Correlation of cognitive dysfunction and diffusion tensor MRI measures in patients with mild and moderate multiple sclerosis

Authors


Abstract

Purpose

To compare the diffusion tensor imaging (DTI) measures of multiple sclerosis (MS) patients and healthy subjects in every brain voxel and to correlate them with Paced Auditory Serial Addition Test (PASAT) scores.

Materials and Methods

Fractional anisotropy (FA), and mean, longitudinal, and transverse diffusivity are compared between control subjects and MS patients, which were subdivided as mildly and moderately impaired. In addition, PASAT scores are correlated for both MS groups with the diffusion measures. An optimized voxel based analysis (VBA) method, in terms of coregistration, atlas construction, and image smoothing, was thereby used.

Results:

Diffusion differences between the control subjects and the patients with MS were found in the corpus callosum, inferior longitudinal fasciculus, cortico spinal tracts, forceps major, superior longitudinal fasciculus, and cingulum. In addition, we observed significant correlations of the FA and PASAT scores in the left inferior longitudinal fasciculus, the forceps minor, the capsula interna and externa, the genu of the corpus callosum, the left cingulum, the superior longitudinal fasciculus, and the corona radiata.

Conclusion:

Diffusion differences were observed between the mildly impaired MS patients and control subjects. In addition, different diffusion measures correlated with PASAT scores for cognitive decline in parietal, frontal, as well as temporal white matter (WM) regions. J. Magn. Reson. Imaging 2010;31:1492–1498. © 2010 Wiley-Liss, Inc.

ALTHOUGH IT HAS BEEN demonstrated that conventional magnetic resonance (MR) images are sensitive for detecting multiple sclerosis (MS) plaques, the T2 lesions reflect the clinical outcome only to a limited extent (1). One of the major drawbacks of conventional T2 lesion imaging in MS is the lack of pathophysiological specificity if this technique. T1 hypointense lesions are more specific, and correlate with axonal density in MS. Newer MRI techniques, such as diffusion tensor imaging (DTI), may show more subtle pathological changes in brain tissue that is normal-appearing on conventional images, which do show white matter (WM) lesions and atrophy (1). DTI provides in vivo and non-invasive information about the orientation and integrity of WM fiber bundles. Diffusion measures that are often used to quantify WM damage include the fractional anisotropy (FA), which is a normalized measure of the diffusion anisotropy, the mean diffusivity (MD), which is the average diffusion in a voxel and the longitudinal and the transverse diffusivities L1 and L23, which measure the diffusion along and perpendicular to the WM bundle (2).

It has been reported in other studies that cognitive dysfunction in MS patients might be related to WM lesions, normal appearing brain tissue on conventional MRI, and cortical as well as deep gray matter (3). Rao et al (3) suggested that cognitive impairment is induced by a disruption of the cortico-subcortical circuits, connecting the frontal cortices to thalamus and basal ganglia. However, other studies reported that posterior brain regions and the corpus callosum might also play a role in the cognitive malfunctioning (4). In addition, it has been suggested that a slowing of information processing speed might be related to sensory-motor damage. Since DTI provides measures of WM integrity, it is a relevant technique to investigate the correlation of WM microstructural properties with cognitive function in MS patients (5, 6). Rovaris et al (7) examined the relationship between DTI and cognition in relapsing-remitting MS patients using a whole brain histogram analysis. They observed moderate correlations between the MD and neuro-psychological test scores that measured memory, speed of information processing, and verbal fluency. Lin et al (8) found that the MD of the corpus callosum correlated with the Paced Auditory Serial Addition Test (PASAT) score. PASAT is a commonly used experimental paradigm to evaluate sustained attention, working memory and speed of information processing in MS. More recently, Dineen et al (5) examined the whole brain for correlations of FA and cognitive dysfunction. They detected significant correlations of PASAT and FA in the body and splenium of the corpus callosum, the forceps major, the left cingulum, the right inferior longitudinal fasciculus, the left superior longitudinal fasciculus, and the arcuate fasciculus. In their study, Mesaros et al (4) observed correlations of PASAT and FA in the corpus callosum.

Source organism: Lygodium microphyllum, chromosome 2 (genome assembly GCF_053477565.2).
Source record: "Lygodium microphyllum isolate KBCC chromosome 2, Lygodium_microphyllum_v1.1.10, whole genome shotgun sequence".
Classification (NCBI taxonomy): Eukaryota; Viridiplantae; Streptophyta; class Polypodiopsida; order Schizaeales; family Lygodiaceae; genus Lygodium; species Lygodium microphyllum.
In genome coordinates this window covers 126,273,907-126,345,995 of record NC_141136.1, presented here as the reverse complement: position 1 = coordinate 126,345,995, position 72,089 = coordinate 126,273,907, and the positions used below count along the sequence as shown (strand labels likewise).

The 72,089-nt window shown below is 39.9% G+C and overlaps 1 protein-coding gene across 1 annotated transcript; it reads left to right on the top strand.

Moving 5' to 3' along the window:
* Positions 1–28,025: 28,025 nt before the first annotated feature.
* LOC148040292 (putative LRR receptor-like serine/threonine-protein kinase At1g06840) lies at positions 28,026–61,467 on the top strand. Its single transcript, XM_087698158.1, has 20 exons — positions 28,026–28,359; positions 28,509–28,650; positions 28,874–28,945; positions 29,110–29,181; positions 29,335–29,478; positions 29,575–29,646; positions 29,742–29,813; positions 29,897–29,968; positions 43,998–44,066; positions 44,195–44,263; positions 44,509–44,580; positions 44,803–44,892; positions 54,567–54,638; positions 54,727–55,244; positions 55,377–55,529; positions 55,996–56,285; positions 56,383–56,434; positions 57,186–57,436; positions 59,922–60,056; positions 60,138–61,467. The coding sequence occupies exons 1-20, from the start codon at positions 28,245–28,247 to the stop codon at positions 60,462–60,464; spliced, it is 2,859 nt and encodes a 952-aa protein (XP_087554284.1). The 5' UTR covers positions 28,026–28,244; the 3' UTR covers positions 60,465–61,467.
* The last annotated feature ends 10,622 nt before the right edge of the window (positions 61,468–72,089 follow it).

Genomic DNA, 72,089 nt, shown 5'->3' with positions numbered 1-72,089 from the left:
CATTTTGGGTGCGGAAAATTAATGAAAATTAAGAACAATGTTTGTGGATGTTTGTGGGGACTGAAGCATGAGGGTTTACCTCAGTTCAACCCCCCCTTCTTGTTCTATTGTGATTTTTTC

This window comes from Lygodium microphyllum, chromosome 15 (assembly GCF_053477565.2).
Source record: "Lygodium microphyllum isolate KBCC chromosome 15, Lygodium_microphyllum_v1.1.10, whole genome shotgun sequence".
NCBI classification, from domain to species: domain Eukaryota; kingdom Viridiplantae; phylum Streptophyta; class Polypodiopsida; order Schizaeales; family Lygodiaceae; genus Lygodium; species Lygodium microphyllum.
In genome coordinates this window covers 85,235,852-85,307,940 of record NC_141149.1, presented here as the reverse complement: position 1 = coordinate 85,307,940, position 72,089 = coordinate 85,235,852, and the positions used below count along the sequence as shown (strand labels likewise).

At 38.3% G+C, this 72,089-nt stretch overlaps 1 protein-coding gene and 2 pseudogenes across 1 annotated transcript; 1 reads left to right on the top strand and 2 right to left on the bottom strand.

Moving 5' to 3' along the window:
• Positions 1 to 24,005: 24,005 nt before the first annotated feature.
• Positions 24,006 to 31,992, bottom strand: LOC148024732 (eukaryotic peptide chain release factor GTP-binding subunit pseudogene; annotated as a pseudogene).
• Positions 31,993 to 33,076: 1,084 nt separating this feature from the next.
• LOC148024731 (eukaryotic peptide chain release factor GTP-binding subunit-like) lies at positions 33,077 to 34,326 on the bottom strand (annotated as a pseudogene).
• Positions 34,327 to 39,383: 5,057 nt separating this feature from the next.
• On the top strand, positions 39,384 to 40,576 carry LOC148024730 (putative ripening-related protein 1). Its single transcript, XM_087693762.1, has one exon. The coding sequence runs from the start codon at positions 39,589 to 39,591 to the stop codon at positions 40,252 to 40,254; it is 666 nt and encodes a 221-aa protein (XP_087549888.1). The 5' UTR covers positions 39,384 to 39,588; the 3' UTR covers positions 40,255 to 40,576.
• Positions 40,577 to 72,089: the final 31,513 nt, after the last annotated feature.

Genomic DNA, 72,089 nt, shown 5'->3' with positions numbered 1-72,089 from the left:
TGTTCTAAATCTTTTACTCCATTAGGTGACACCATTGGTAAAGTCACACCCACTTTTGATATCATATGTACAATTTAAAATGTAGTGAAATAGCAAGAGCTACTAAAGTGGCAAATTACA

The aim of this study was to examine differences of diffusion measures between healthy subjects on the one hand and mildly and moderately affected MS patients on the other hand. In addition, the relationship between the PASAT tests of cognitive decline and micro-structural WM breakdown, as assessed by the DTI measures, was studied in an automated whole brain analysis. To this end, an optimized voxel based analysis (VBA) approach, in terms of coregistration, atlas construction, and smoothing, was used to compare the diffusion properties of all subjects in every brain voxel and to correlate them with PASAT scores.